Jim Cramer is at it again. He has peered into his crystal ball (which is apparently never cloudy) and he sees China in your future. He is quoted as saying "I'd go with China in 2013." Cramer wants you to act promptly on his recommendation before the news of China "driving global growth" is "all priced in." He recommends a long position in iShares FTSE China 25 Index Fund (FXI), an ETF made up of Chinese stocks.
Should you follow Cramer's recommendation? Before you jump in, here are some facts to consider.
As I indicated in a previous post, your assessment of the prospects for Chinese stocks is as likely to be correct as Cramer's. His "hit" percentage is almost exactly what you would expect from random chance. Picking the country where stocks are likely to outperform is akin to gambling. Did Cramer pick Turkey in late 2011 as the top performing country in 2012? Why do you believe his predictive powers are more accurate this year?
Cramer's advice to buy Chinese stocks now before his insight about driving global growth is "all priced in" is particularly foolish and misleading. Information about the prospects for China (and all other countries) is well known by the millions of investors in the global marketplace. It has already been widely reported in the financial press. The current price of stocks in China and elsewhere incorporates all of this information. As such, Chinese stocks are priced fairly today. They may go up or down in the future, but it's tomorrow's news that will drive those prices, and not information that's already in the public domain.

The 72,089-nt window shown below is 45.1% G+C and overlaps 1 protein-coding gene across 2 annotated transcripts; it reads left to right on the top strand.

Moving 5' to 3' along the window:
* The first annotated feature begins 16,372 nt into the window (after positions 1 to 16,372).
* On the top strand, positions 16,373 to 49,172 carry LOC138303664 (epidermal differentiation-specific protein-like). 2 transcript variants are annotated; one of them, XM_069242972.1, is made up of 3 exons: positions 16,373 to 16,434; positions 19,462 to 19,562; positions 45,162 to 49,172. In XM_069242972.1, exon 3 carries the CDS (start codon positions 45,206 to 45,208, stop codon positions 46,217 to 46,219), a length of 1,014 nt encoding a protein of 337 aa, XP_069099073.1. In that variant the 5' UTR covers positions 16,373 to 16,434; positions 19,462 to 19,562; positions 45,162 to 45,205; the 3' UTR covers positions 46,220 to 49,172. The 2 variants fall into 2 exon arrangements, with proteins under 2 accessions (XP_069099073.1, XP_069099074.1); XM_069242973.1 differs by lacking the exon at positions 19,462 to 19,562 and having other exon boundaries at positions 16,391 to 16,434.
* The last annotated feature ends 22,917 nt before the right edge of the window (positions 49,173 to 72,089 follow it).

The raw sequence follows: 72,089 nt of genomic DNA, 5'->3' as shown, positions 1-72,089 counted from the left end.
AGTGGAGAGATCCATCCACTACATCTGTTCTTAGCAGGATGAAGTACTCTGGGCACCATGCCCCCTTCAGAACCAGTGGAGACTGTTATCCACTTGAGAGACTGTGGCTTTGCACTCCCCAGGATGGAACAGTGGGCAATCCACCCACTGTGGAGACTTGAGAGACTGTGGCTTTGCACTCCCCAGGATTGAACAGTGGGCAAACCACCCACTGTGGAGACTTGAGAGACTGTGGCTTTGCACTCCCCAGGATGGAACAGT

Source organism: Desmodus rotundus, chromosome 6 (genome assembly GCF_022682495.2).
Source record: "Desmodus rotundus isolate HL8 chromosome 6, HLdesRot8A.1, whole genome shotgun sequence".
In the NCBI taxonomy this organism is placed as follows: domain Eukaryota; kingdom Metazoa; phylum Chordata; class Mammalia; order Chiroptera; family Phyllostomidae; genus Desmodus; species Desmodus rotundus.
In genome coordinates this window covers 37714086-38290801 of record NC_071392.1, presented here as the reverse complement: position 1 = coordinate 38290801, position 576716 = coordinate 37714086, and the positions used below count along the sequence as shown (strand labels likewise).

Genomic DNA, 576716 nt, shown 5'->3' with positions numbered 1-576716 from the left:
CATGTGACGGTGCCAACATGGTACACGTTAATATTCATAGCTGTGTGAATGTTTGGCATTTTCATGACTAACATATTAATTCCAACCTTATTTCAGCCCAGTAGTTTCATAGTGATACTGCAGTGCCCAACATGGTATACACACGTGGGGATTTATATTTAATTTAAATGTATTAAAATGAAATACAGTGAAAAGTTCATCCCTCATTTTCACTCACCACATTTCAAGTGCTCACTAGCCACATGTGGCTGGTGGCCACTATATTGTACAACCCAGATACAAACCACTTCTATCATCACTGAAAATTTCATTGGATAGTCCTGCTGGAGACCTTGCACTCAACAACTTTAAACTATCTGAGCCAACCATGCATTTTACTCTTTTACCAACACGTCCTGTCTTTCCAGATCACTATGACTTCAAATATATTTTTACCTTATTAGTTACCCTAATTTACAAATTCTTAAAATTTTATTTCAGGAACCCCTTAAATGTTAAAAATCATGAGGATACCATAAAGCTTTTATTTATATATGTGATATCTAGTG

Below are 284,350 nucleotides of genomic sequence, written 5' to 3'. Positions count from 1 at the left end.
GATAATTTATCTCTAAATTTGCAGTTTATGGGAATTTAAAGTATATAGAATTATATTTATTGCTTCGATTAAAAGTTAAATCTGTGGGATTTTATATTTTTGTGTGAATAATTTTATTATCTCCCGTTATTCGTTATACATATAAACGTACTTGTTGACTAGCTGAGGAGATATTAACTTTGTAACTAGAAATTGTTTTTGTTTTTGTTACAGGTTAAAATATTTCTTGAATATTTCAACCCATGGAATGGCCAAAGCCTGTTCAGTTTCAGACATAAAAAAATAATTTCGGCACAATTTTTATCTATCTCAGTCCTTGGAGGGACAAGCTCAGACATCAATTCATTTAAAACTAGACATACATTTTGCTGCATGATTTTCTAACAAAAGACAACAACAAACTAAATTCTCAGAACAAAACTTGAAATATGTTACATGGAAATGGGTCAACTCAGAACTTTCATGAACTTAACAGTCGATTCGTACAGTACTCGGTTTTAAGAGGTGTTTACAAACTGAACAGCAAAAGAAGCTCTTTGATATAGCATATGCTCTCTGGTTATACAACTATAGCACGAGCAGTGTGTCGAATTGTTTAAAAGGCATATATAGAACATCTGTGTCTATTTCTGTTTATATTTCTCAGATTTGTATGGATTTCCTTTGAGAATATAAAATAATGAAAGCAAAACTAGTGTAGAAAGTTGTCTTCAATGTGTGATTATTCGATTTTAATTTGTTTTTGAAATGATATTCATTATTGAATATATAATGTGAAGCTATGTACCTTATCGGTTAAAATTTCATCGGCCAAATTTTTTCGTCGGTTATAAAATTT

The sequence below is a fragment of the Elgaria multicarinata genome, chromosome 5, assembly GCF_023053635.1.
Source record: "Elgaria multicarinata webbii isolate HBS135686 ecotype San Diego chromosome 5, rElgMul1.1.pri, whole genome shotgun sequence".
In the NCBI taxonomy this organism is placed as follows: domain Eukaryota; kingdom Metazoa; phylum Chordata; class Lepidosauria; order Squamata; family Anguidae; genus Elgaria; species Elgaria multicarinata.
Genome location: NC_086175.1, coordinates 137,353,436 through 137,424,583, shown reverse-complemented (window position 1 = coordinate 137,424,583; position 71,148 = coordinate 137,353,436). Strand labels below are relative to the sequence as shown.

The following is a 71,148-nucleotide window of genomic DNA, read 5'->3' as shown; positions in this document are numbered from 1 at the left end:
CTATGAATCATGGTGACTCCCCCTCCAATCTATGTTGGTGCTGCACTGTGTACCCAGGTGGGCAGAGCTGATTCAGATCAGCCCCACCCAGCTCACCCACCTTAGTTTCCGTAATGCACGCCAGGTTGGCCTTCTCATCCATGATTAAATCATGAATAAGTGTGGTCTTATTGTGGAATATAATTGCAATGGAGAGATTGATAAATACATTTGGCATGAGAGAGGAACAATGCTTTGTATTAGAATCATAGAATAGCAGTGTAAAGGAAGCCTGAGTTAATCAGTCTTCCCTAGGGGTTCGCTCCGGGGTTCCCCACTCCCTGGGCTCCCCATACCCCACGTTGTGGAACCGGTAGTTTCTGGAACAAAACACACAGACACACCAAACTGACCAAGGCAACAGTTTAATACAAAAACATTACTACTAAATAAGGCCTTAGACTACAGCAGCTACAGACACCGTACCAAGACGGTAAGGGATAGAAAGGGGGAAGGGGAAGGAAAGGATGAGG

If Chinese stocks end 2013 with a significant increase, Cramer will tout his stock picking expertise. If they don't, he will move on to the next prediction. There's no accountability for bad calls. Eric Tyson, a best-selling personal finance author, wrote an excellent blog post on the perils of following Cramer's advice. He noted Cramer's advice on financial stocks (where you might think he has special expertise) has been terribly wrong. Most notable was his recommendation to buy Lehman Brothers on Sept. 5, 2008. The stock was trading at $16 a share. Cramer called it "a screaming buy" and opined that things couldn't deteriorate further. After bankruptcy, Lehman sold for pennies per share.
Tyson's advice should be posted on your wall as a daily reminder to ignore stock predictions: "... buyer beware of prognosticators claiming market beating returns who have no proof of their supposed superior performance."
I also see red, but for a different reason. I know that many investors will believe Cramer's views have value and will act on them.
7 Steps to Save Your Financial Life Now is available on Amazon, B&N, and iTunes. Dan Solin is the director of investor advocacy for The BAM ALLIANCE and a wealth advisor with Buckingham Asset Management. He is a New York Times best-selling author of the Smartest series of books. The views of the author are his alone and may not represent the views of his affiliated firms. Any data, information, and content on this blog is for information purposes only and should not be construed as an offer of advisory services.
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